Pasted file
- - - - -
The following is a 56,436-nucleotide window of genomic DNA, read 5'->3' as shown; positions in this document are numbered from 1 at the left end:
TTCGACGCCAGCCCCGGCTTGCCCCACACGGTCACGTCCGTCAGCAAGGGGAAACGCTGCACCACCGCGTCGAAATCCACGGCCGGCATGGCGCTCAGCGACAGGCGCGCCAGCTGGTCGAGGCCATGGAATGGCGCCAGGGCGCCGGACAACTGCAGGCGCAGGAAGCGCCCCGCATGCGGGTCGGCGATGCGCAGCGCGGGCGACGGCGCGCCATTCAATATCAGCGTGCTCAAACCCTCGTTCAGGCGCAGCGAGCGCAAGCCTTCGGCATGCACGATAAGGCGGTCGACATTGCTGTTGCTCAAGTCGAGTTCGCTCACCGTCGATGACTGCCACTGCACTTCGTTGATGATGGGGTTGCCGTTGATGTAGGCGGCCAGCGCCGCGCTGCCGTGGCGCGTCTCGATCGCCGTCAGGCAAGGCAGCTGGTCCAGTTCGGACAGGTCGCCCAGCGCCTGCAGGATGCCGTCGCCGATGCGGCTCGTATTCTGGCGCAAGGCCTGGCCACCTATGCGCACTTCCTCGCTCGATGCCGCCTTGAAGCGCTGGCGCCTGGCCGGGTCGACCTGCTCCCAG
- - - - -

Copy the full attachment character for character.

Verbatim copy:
The following is a 56,436-nucleotide window of genomic DNA, read 5'->3' as shown; positions in this document are numbered from 1 at the left end:
TTCGACGCCAGCCCCGGCTTGCCCCACACGGTCACGTCCGTCAGCAAGGGGAAACGCTGCACCACCGCGTCGAAATCCACGGCCGGCATGGCGCTCAGCGACAGGCGCGCCAGCTGGTCGAGGCCATGGAATGGCGCCAGGGCGCCGGACAACTGCAGGCGCAGGAAGCGCCCCGCATGCGGGTCGGCGATGCGCAGCGCGGGCGACGGCGCGCCATTCAATATCAGCGTGCTCAAACCCTCGTTCAGGCGCAGCGAGCGCAAGCCTTCGGCATGCACGATAAGGCGGTCGACATTGCTGTTGCTCAAGTCGAGTTCGCTCACCGTCGATGACTGCCACTGCACTTCGTTGATGATGGGGTTGCCGTTGATGTAGGCGGCCAGCGCCGCGCTGCCGTGGCGCGTCTCGATCGCCGTCAGGCAAGGCAGCTGGTCCAGTTCGGACAGGTCGCCCAGCGCCTGCAGGATGCCGTCGCCGATGCGGCTCGTATTCTGGCGCAAGGCCTGGCCACCTATGCGCACTTCCTCGCTCGATGCCGCCTTGAAGCGCTGGCGCCTGGCCGGGTCGACCTGCTCCCAG